Q&A: Nick Lane, winemaker, Cloudy Bay

This week we talk to Cloudy Bay winemaker Nick Lane, who lets us in on his hopes and dreams for the year ahead, including his desire to see New Zealand make its mark in sparkling wine.

How did you get into wine?

Through drinking it. I lived in Toulouse for a year-and-a-half with my father as a teenager. I drank a lot of decent French wine and realised you could make a living out of doing something you loved, so I went back to New Zealand to study wine.

What’s going on at Cloudy Bay at the moment?

The big news is that we’re building a VIP guesthouse called “The Shack”, which will open next summer. It’s a very modern build and I plan on treating it like my own cellar.

Are Sauvignon Blanc and Pinot Noir still New Zealand’s flagship grapes?

Undeniably, yes. I’m excited about where our Pinot Noir is going – we’re moving towards signing up some small growers in the Wither Hills. The thing people don’t know about New Zealand is that we make top quality sparklers. We’re trying to introduce people to the idea with Pelorus, but there aren’t enough serious producers of sparkling wine in New Zealand yet, which is something we need to work on, because we’ve got the perfect climate for it, but haven’t capitalised on the opportunity yet.

Is your Chardonnay a hard sell?

New Zealand Chardonnay has a bit of an image problem because it lives in the shadow of Sauvignon Blanc. We make fresh, zippy Chardonnay, but it’s hard to convince people of its quality, especially in the UK, which has a strong emotional link to our Sauvignon Blanc.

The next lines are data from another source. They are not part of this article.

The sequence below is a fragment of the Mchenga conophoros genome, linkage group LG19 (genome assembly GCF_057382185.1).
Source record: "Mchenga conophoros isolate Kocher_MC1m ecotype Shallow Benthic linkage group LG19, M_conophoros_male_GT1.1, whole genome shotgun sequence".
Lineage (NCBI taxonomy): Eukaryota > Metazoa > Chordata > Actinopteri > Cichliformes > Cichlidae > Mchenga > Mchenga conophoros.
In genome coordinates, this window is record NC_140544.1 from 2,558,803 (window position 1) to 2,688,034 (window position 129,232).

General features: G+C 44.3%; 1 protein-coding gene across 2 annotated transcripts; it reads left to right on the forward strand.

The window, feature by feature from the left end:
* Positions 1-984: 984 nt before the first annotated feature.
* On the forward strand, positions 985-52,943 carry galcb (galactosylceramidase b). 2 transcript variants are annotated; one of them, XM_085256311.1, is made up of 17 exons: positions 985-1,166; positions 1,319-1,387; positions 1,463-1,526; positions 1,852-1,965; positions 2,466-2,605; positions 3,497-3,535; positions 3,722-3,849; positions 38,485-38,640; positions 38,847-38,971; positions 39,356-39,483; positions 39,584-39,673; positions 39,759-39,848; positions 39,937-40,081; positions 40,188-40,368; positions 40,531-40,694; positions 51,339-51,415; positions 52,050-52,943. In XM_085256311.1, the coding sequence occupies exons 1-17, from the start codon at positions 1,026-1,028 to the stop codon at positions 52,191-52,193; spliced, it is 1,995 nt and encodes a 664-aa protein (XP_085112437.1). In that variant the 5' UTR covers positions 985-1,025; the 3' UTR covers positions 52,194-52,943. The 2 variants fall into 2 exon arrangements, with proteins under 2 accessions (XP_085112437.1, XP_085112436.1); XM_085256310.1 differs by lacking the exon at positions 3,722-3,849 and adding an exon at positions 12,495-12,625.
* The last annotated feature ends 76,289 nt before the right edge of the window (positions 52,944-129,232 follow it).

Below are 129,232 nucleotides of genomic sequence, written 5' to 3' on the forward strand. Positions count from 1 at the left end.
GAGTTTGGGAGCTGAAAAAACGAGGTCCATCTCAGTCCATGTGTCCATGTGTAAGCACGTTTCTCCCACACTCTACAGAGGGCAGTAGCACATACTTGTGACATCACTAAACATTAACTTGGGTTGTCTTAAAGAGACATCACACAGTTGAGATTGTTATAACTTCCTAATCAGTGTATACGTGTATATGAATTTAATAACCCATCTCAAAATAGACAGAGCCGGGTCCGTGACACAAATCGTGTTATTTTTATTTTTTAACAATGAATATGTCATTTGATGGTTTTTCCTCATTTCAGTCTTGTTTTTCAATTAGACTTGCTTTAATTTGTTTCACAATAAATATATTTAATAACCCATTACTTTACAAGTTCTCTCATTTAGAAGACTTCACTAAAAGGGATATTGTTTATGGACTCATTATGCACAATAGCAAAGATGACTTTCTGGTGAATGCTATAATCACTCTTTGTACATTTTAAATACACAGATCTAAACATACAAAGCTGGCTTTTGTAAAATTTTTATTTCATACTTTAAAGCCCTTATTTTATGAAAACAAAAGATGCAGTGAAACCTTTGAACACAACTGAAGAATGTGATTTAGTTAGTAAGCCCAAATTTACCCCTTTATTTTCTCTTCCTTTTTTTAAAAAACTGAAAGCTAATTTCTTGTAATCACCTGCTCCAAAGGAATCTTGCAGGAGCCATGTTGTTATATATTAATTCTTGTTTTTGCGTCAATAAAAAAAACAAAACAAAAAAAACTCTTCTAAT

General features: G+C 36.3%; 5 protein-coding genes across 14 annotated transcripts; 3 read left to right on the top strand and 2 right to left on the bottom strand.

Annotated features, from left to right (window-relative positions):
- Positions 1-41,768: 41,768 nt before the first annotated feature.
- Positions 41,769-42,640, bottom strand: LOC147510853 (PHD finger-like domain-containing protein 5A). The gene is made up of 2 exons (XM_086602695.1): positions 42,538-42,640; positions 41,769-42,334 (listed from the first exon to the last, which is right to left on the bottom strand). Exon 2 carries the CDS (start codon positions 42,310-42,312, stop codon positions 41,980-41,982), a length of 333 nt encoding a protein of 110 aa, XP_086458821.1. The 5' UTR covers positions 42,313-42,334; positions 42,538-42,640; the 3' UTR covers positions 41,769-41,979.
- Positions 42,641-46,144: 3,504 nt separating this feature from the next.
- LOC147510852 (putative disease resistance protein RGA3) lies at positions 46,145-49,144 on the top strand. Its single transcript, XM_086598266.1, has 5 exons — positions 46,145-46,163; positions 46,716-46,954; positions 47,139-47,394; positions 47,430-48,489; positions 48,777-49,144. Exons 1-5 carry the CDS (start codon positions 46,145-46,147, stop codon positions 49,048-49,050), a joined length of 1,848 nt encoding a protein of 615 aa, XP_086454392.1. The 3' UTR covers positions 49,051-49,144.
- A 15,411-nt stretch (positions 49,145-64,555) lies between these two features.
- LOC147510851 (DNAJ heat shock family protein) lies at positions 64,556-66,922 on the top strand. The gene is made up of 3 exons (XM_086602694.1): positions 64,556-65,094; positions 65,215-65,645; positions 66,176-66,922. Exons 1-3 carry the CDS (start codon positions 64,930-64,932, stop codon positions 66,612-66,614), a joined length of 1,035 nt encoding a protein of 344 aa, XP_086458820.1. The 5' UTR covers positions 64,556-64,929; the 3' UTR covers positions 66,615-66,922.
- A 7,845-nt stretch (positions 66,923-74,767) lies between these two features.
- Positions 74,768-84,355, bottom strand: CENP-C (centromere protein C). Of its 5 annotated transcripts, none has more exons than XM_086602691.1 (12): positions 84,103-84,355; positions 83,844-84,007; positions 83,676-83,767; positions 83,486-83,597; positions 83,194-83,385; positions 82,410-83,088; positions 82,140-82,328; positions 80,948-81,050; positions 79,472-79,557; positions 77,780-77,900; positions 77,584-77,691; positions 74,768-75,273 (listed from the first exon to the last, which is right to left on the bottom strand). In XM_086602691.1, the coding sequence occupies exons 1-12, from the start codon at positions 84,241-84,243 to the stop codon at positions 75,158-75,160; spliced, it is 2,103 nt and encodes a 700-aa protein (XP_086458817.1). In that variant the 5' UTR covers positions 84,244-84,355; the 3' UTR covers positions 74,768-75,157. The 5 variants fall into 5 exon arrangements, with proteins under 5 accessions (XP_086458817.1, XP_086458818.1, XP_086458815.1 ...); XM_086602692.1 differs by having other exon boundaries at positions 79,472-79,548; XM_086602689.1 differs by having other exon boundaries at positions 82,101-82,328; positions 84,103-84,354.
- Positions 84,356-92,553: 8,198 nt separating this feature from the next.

Is the New World capable of making ageworthy wines?

Of course. As our vines age, our chances of making good wine to lay down increase. They play an important part in the process. Winemaking is changing in the New World. A lot of the cheaper stuff is deliberately made to be consumed young to satisfy consumer demand. But more New World winemakers are building wines to age. Our 2001 Chardonnay is drinking really well at the moment with a decade of age on it.

Are you targeting the Asian market?

Yes, and we’re focusing on women, because they’re much more into white wine over there than men. Asian men mostly drink red, as they see white wine as feminine. We’ve made our marketing female friendly. Asia is very important for us now – we’ve seen healthy sales increases there recently. Sales in Korea are growing too, we’re getting quite well known over there.

What are your aims for 2012?

Approaching my 10th vintage, I’d really like to see Pelorus find a place in the world. An ambitious and crazy goal is for Cloudy Bay Pinot Noir to have the same reputation and recognition as our Sauvignon Blanc. We’ve come a long way in 15 years, and I’ve got a lot of faith in the vineyard.

What’s on your iPod?

I left it on a plane recently, so someone else is enjoying the music right now, but The Naked And Famous, The Rolling Stones and Mozart all made an appearance.

Where was the last place you went on holiday?

Matarangi – a small beach town on the Coromandel Peninsula. I’m about to go to Rarotonga in the Cook Islands.

Tell me a quirky fact about yourself…

Despite my Kiwi accent, I was born in Switzerland.

Who would be your dream dinner party guests and what would you serve them?

I’d invite the unlikely duo of Scarlett Johansson and David Attenborough, and would pour them an Egon Müller Spätlese in a bid to convince them of the merits of German wine.

What’s your life philosophy?

Exercise your body as much as your brain.

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